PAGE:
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Wednesday, 3 October 2012

Splitting money and possessions if you're not married or in a civil partnership

When you stop living together, each of you usually owns whatever you’ve paid for. You may be able to agree between yourselves about how to divide things up, or you may need help. Find out how you can fairly divide money and possessions if you stop living together.

Getting an agreement about money and possessions

Getting an agreement about money and possessions when you split up can be difficult.

If you’re finding it difficult to reach an agreement, you could use a mediator to help.

Bank accounts and investments when you split up

Money in bank accounts, savings and investments in your name only are usually treated as being yours alone

The arrangements you make about bank accounts and investments when you split up will depend on whether they’re sole or joint accounts.

Accounts in your name

Money in bank accounts, savings and investments in your name only are usually treated as being yours alone.

But sometimes your former partner may say that they have contributed or you agreed to share the accounts. If this happens, they may be entitled to part of them.

Joint accounts

If you have joint accounts, legally these are treated as each of you owning half the money in the account.

But if your partner can prove that they put more money into the account, they may be able to argue that they’re entitled to more of it.

Dividing possessions when you split up

When you split up, possessions are generally treated as being owned by whoever bought them. Your partner doesn’t have an automatic right to anything you’ve paid for by yourself.

If you’ve bought things together, you each own a share based on how much each of you contributed. For example, if you bought a bed together for £400 and you contributed £100 towards it, you would own a quarter of it.

You should start by working out what both of you will need when you’re living separately. For example, you’ll both need a bed, sofa, and some kitchen equipment.

It’s a reasonable starting point to assume that you each own half of any items that are jointly owned. But you may find that sometimes there are good reasons to agree that one partner owns a larger share than another. For example, one of you may have wanted an item more and paid a larger share of the cost.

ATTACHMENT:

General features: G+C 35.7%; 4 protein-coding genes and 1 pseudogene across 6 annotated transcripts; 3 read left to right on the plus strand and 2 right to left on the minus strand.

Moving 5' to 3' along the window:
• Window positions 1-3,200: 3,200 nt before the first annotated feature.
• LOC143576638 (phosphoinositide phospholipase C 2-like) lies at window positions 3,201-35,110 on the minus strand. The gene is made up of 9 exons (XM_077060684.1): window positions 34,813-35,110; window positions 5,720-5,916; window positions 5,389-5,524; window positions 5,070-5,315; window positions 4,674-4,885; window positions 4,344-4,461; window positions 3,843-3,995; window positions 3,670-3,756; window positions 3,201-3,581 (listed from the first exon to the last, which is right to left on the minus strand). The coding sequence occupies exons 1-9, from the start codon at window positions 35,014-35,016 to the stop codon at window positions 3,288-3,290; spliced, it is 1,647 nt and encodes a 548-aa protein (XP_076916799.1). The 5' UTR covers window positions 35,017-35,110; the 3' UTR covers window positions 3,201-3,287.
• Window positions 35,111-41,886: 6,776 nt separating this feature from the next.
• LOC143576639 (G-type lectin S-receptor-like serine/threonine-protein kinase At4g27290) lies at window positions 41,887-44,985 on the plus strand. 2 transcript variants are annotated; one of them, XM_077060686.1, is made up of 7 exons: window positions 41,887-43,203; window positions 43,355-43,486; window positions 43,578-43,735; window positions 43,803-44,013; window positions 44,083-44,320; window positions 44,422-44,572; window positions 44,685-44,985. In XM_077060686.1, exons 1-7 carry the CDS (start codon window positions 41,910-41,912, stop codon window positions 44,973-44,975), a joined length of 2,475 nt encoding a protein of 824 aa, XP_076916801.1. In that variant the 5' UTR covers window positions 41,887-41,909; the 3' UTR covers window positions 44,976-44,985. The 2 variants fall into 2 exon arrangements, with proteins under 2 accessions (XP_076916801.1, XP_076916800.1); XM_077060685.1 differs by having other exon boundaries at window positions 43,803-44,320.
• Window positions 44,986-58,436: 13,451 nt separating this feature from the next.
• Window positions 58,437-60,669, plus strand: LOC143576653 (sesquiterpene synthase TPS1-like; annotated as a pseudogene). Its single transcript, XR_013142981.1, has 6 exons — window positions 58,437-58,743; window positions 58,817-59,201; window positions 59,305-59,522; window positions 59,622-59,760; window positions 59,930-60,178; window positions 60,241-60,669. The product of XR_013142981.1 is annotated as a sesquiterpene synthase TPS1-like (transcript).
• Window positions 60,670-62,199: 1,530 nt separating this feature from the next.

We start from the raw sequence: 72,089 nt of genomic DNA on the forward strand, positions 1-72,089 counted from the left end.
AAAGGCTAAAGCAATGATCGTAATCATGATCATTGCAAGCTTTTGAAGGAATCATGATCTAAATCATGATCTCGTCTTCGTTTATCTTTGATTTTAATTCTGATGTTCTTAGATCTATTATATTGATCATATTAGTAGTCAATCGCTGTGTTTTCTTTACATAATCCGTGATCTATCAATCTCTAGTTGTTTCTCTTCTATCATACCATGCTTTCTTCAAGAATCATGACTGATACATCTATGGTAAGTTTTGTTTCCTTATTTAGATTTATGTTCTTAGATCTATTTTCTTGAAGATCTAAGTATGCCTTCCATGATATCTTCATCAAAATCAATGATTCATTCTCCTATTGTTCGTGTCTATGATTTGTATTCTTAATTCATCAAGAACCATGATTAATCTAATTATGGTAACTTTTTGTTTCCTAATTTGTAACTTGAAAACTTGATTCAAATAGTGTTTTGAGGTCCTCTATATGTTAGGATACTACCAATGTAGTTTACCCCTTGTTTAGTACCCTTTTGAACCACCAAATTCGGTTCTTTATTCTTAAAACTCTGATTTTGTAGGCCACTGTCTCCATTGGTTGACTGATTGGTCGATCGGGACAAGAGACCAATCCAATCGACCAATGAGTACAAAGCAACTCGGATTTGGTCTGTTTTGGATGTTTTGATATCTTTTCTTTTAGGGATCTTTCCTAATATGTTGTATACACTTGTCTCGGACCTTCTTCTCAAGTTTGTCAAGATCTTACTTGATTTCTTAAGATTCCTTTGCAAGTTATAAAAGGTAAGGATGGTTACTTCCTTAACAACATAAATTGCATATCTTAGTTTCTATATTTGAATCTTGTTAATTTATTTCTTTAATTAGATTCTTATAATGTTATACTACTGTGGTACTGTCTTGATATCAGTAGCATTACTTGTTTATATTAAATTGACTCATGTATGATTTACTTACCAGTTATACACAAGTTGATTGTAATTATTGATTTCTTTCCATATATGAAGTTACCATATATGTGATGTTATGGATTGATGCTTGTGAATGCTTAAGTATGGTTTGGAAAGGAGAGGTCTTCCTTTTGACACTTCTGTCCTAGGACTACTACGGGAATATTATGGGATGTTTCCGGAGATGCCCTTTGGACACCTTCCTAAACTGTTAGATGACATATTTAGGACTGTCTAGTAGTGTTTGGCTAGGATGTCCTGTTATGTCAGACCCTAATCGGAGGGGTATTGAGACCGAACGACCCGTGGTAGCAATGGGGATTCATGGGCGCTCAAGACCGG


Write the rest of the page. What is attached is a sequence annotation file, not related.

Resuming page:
You should be flexible when you’re negotiating if you can.

You may want to pay your former partner to ‘buy them out’ of some goods you want. They may want to do the same, and pay you for some items.

If you can’t share something – for example, you may only have one sofa – you can make other arrangements. One partner might keep the sofa, while the other may take an agreed amount of money from a savings account to buy another one.

Reaching an agreement over valuable items

Hopefully you’ll be able to agree on who will keep most ‘day to day’ items. But if you own valuable items, like jewellery, cars or art, it may be more difficult.

You should get a value for any items like this, so you both know what they would be worth. You may have to pay someone to give you a valuation.

Once you know how much the items are worth, you may be able to agree who gets what on the basis of the items’ value.

Making a legal agreement about your money and possessions

You could think about getting a legal agreement when you split up that shows who’s going to get what. These are often called ‘separation agreements’.

If you can reach an agreement between yourselves or with help from a mediator, you can ask a solicitor to put it in writing for you. This may help avoid any disputes later on.

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